Educators joined about 300 executives for the Education Industry Summit here Monday, shedding light on the challenges, expectations and realities of using digital content and assessment in the classroom.
The educators shared their views on topics from piloting ed-tech products to personalized learning, while company executives explained their experiences working with districts.
“If software is separating the teacher from the student in any way, this would not be a good thing,” said Tom Snyder, who received the industry’s lifetime achievement award for his work in Tom Snyder Productions, a company that he sold to Scholastic. “If you are actually making software for teachers who actually really love to teach… we’re going to be a winning industry.”
The summit, sponsored by the Education Technology Industry Network of the Software & Information Industry Association, covers topics from student privacy and data security—which is the subject of an all-day workshop Tuesday—to innovation, and the difficulty in getting games into K-12 classrooms.
Best practices for successful pilots dominated one session.
Several district representatives said they have had companies focus intense attention on them during the purchase process, then leave them without any contact after they decide to buy. As one administrator said: “We have to ask, ‘Can we support this product by ourselves, when you drop us?'”
On the flip side, district representatives learned that many companies feel frustrated after they conduct a pilot that produced positive results by several metrics, only to lose the district as a client during the procurement process, or when district leadership or direction changes.
Vendors reported that districts often bring pilots to a halt when testing season begins. District officials, for their part, said companies should understand school systems’ schedules before launching a pilot, and adjust accordingly. Spring isn’t a good time for a pilot, for instance, but the summer is, when it is easier to connect with teachers who are at conferences and in training.
Pauline Burns, assistant superintendent of the Mineola district in New York, said there are two types of pilots: In one, a company is “with us every step of the way,” and her district becomes part of the team during the development process for their product. In the other, a complete product is offered for piloting, and the only question is, “Does it work for you?” In one case, when the answer was “no,” her district received a full refund, she said.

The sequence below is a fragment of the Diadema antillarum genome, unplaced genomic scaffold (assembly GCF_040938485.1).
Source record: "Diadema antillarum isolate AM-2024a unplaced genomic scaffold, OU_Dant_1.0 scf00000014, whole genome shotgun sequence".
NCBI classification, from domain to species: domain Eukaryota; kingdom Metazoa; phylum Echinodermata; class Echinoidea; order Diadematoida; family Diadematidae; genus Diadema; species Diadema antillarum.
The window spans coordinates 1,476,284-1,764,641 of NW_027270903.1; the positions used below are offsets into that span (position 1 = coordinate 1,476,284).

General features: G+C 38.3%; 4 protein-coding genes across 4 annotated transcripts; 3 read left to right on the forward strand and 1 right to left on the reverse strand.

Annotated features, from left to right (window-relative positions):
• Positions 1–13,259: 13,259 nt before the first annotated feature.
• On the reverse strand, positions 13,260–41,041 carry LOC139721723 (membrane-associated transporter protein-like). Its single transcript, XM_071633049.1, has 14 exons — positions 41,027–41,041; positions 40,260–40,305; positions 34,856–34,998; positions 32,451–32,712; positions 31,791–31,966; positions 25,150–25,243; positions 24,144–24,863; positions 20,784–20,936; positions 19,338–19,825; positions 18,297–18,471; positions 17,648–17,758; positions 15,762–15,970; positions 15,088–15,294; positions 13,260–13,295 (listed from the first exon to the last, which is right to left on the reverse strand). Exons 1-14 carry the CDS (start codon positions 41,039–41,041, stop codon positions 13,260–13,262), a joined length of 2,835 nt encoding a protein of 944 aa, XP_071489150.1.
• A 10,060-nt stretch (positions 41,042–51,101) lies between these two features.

On the vendor side, some voiced the frustration of having districts expect unrealistic outcomes—like moving student achievement several percentage points in only a short period of time. By agreeing upon key metrics before the pilot begins, each side is likely to have more a successful pilot, the vendors said.
One product manager described the challenge within her own company, of having a sales force that wants to run pilots “everywhere,” but she will not allow that. Her practice is to restrict pilots to districts that have instructional coaches engaged in daily classroom instruction, and that are committed to providing professional development.
Another company will only participate in pilots where the strategies for devices, curriculum and instruction are aligned.
On Personalizing Learning
In the Houston district, personalized learning requires considering the needs of 282 schools and 215,000 students who speak more than 100 languages, said Diana Bidulescu, an education technology specialist for the district.
“Your products need to address our student population, demographics, and socioeconomics,” she said. “And we are decentralized. Everybody has the freedom to select the tool that works best for them on their campus.”
Personalized learning “means you open the walls and you open communications, teaching teachers to embrace feedback and how to elicit feedback,” said Bidulescu.
Terry Nealon, CEO and founder of FishTree, Inc., agreed that it’s important to get the message across to teachers that personalized and adaptive learning can be helpful to them. He said he wants them to understand that using the technology will mean “they’re going to get their weekends back,” and it won’t “cost them more of their life.”
Districts often push back against the idea of ed tech because of “20 years of failed promises and poor implementations,” said Nealon. As an industry, “we’ve learned a lot about implementation,” but getting educators to understand the potential benefits is still a barrier, he said.
For teachers, who often spend up to one-third of their time assessing and grading, the promise of technology-delivered personalized learning is that it will free more of their time to coach individual students, said Dee Kanejiya, founder of Cognii.
In Houston, the district expects ed-tech partners to provide data that will come back to the district, so they can analyze it, and it must be delivered in secure domains, Bidulescu said.
A recommendation engine, she said, is high on the district’s wish list. Finding a way to enter a query for a resource that would meet the need of an individual student, she said, would give teachers what they need to personalize learning.